The year 2023 is shaping up to be one of the most challenging economic environments in more than two decades. Deborah Weinswig, founder and CEO of Coresight, tackled the topic and possible avenues for retailers to overcome it during an Insights speaking engagement at the recent FMI Midwinter Executive Conference.
Weinswig was introduced by Scott Moses, managing director and head of food retail and restaurants investment banking at PJ Solomon. He opened up the conversation by reminding attendees of previous recessions they have weathered.
“This isn’t the first time you’re facing some of these challenges, even though some of these issues that we’re seeing in the marketplace are new,” he said.
Weinswig began by explaining that globalization since the 2008 recession has increased production, which helped stimulate the American economy. There has also been an increase in wages for lower-income levels.
To avoid going into an official recession, Weinswig said that businesses need to look at worldwide data, technology and get an understanding of consumer sentiment. Macro data that she shared shows there has been “a lot of variation in data in a very short time period.”
The data highlighted that there are about 10 million jobs open in the United States.
“This is why last year, the first two quarters [saw] negative GDP growth. The feds didn’t call it a recession because of such a low unemployment rate,” she said. “I think we’ve seen this baseline of consumer sentiment since February of last year because we’re [paying] more. There’s a lot of factors that led the consumer to take a pause and think about where they’re spending.”
Consumers are shopping smarter, whether it be online or using rewards programs and technology to find better deals.
On the other side, retailers are improving their customer experience through technology, loss prevention and “making the store come to life.”
“I’m sure that all of us saw a lot of headlines during the [COVID-19] crisis where consumers were never going to go back to the store. Because they don’t have to go back to the store. They can stay at home; they’re going to order products. It was unbelievable to me,” Weinswig said.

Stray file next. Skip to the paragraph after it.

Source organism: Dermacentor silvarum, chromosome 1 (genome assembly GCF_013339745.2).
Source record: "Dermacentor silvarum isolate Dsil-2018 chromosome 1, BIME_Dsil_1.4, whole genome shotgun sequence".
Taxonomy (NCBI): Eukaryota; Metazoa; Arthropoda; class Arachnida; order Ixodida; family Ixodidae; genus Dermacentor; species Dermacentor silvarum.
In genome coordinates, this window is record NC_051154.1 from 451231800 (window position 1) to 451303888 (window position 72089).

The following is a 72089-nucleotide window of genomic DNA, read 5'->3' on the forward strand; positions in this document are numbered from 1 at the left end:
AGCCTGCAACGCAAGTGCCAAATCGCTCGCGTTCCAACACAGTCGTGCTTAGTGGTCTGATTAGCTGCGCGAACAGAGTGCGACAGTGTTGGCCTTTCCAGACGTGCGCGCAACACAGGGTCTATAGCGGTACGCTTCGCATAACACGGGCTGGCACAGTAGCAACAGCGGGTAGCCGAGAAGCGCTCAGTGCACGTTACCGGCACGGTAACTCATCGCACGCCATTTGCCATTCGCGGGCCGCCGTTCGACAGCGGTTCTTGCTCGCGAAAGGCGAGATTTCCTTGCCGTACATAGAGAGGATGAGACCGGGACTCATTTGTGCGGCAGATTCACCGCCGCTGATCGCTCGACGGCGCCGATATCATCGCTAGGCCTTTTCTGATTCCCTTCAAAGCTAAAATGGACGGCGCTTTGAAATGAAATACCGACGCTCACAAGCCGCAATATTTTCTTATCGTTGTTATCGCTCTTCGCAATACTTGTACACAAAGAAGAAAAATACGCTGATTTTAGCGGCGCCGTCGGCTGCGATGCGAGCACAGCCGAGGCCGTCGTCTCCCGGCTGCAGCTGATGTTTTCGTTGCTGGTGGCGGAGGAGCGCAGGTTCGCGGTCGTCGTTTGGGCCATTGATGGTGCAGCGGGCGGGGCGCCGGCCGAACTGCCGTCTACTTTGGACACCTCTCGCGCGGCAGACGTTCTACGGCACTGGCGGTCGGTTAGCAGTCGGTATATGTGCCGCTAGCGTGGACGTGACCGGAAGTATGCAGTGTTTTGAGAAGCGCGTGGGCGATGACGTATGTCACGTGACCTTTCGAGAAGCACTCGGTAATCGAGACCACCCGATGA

As the country began to open up, “floodgates of consumers” went back to the stores, providing a much-needed boost for retailers, she said.
“Ultimately, having that transaction culminating in the physical store is what is winning right now for consumers and retailers alike.”
Still, retailers shouldn’t forego the opportunity to expand their brands online. Retail media has been one of the biggest success factors for online retailers.
“I don’t think I’ve seen a topic in my career that has gone from inception to actualization that has had such an impact on the industry,” Weinswig said. “And that’s how we can fund the rest of what we want to do…a lot of what I’m suggesting is in-store, trying to make significant expansion and growth through technology. But there has been a significant expansion and growth of live streaming.”
According to Weinswig, live streaming for sales is inexpensive to implement with largely profitable results. “We’ve seen farmers or brands unknown really come to life with having the consumer ask, ‘I want Carol’s Chicken or I want these oranges.’ There is this idea that we are trying to be this brand, and we need to be our own brand.”
The popularity of live streaming stems from its accessibility and the consumer’s ability to learn about a product through what the brand wants to show them. This drives consumer engagement in store and online.
“If we think about it, the ability to educate the consumers one on one is to have a conversation with them,” Weinswig said.
For more information about Weinswig’s company, visit coresight.com.